So much of our interesting weather is associated with air moving up and down our substantial terrain and tomorrow will be a stellar example. Huge weather contrasts will occur tomorrow over the lowlands. In some locations, wind will gust to 60-80 mph--as strong as Hurricane Sandy--while 20-30 miles away you will barely feel a breeze. In some lowland locations there will be not a single flake, while 20-30 miles away nearly a foot could snarl traffic.
|December 25, 2012 Weather|
|Boring Weather Comes With No Terrain|
With strong southeasterly winds over the Cascade crest and a big east-west pressure difference over the mountains, we have a very good set up for very strong easterly downslope winds on the western Cascade slopes and adjacent lowlands of western Washington. Enumclaw, Black Diamond, North Bend and many eastside communities will get hit hard, with wind gusts reaching 50-70 mph in a few places. Trees will fall. Power will fail. And strong winds will occur in the Strait and over the offshore waters. Forget your sailing lessons unless you want to end up in the mid-Pacific.
Here are the predicted maximum gusts (in knots) at 1 PM tomorrow from the super-high resolution WRF 1.3km resolution model. Wow. Gusts reaching 60 knots over parts of the Strait and offshore of the central WA coast. 45 knot (52 mph) gusts along the western Cascade foothills at that time (with some higher values).
What about snow? The National Weather Service and I are generally on the same page (SE of the Olympics is the focus), but they are going for the possibility of a few inches over Seattle and vicinity.
Looking at the latest runs, I believe it will be too warm for snow in Seattle and that the powerful easterlies will dry things out enough to lessen the snow chances near sea level around the Seattle Metro area. Here is the latest WRF model forecast. First, the 24h ending 4 PM Christmas Day. Same story as yesterday: Kitsap and Mason counties get the brunt of the lowland snow.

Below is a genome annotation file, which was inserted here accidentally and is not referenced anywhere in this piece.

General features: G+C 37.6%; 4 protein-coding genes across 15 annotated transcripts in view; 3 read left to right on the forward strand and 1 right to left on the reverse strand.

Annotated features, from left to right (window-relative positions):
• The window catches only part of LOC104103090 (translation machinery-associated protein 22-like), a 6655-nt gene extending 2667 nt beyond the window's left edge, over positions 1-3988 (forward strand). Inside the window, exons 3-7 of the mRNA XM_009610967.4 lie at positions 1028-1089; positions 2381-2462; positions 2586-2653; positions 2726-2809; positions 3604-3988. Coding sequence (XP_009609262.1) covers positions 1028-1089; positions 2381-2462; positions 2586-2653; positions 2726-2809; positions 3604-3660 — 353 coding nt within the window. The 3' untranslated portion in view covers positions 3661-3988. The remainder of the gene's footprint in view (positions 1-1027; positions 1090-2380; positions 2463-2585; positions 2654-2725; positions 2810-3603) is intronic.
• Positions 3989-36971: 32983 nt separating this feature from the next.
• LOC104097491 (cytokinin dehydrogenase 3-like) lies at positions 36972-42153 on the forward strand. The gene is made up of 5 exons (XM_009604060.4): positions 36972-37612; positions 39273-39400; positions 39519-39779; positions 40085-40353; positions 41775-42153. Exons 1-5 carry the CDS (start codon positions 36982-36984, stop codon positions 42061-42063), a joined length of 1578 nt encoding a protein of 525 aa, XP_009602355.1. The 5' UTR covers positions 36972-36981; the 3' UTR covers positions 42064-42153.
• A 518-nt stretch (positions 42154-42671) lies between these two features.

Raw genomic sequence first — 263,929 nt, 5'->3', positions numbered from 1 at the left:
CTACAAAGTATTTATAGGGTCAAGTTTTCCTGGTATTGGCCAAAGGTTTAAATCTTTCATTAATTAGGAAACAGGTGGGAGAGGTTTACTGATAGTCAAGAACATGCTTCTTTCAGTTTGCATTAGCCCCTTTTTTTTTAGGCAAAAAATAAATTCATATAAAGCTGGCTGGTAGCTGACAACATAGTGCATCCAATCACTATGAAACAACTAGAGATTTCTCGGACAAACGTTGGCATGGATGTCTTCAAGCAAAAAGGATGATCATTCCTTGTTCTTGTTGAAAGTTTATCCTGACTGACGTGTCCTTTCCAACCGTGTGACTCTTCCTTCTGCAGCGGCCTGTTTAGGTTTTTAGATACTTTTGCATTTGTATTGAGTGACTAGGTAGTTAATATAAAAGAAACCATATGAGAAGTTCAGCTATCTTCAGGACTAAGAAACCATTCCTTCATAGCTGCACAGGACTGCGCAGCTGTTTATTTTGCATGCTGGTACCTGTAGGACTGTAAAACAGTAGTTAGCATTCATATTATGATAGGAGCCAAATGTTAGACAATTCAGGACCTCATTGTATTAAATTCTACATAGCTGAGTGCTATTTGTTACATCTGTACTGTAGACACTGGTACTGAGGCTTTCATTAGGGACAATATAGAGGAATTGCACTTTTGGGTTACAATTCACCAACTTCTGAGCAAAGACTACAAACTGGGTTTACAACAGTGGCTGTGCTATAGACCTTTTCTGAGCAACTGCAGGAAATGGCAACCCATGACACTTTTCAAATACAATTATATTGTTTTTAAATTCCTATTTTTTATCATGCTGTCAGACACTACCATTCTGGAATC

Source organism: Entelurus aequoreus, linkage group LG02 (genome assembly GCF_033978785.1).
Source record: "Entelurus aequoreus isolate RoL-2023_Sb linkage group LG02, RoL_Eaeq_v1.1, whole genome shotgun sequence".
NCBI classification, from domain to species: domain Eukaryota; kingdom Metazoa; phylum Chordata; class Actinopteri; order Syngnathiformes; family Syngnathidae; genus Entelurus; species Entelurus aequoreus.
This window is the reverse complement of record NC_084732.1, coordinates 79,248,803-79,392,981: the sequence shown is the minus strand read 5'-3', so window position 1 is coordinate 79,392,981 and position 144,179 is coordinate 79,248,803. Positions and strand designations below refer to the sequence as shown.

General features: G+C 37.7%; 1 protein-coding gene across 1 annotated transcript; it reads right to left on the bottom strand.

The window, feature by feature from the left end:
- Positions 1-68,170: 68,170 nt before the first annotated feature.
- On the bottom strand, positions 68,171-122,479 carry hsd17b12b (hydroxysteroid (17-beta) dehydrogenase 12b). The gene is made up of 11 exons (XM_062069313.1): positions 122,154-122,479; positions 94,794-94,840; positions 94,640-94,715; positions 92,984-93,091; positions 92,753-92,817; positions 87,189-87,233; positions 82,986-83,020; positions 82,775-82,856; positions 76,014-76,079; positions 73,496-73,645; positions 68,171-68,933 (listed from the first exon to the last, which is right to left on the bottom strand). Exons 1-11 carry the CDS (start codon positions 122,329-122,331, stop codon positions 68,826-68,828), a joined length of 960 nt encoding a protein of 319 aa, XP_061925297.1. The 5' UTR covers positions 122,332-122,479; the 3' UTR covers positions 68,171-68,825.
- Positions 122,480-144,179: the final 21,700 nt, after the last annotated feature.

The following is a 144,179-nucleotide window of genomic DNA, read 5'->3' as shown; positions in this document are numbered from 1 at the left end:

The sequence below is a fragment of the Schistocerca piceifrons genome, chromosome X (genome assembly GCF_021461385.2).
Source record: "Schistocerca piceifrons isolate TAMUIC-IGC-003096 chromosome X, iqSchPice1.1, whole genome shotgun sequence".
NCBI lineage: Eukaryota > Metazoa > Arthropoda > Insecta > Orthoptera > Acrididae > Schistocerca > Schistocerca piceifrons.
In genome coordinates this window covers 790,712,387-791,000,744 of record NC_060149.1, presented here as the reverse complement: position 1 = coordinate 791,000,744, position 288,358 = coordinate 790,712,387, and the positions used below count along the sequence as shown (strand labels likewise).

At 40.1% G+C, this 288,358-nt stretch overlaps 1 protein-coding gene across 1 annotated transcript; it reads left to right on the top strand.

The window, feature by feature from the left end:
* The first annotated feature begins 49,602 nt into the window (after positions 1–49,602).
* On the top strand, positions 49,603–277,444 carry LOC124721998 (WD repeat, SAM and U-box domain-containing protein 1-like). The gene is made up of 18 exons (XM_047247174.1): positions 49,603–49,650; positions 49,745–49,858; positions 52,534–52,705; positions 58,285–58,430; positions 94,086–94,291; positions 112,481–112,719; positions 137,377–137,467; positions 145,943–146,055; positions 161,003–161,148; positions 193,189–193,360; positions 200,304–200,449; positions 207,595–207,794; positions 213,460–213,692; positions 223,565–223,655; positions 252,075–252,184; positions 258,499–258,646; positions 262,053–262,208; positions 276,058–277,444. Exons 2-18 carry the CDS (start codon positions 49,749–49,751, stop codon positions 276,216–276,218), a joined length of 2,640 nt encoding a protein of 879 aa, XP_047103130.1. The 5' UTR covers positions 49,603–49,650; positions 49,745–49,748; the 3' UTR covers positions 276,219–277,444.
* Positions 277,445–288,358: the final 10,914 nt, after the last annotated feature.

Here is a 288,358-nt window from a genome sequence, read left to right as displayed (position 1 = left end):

The next 24-h (ending 4 PM on Wednesday). Eastern Washington's turn!
But although I think the above is the most probably scenario, the snow level could descend toward the high hills of the lowlands if the precipitation is heavier and the easterly flow weakens more than forecast. This is a classic Seattle snow forecasting problem: temperatures are marginal and everything depends on precipitation rate and the temperature/humidity structure of the air above us. By the end of the afternoon it will be too warm for snow that is clear. But I have learned not to be too confident about Seattle snow and freezing rain forecasts.
Roads are relatively warm right now. Here is the latest air and road (boxes) temperatures from Seattle SNOWWATCH. Elevated and non-elevated roadways are in the 40s. That is good place to start. If clouds come in soon enough tonight, temperatures will not fall too much and even if few flakes hit the road, they will melt quickly.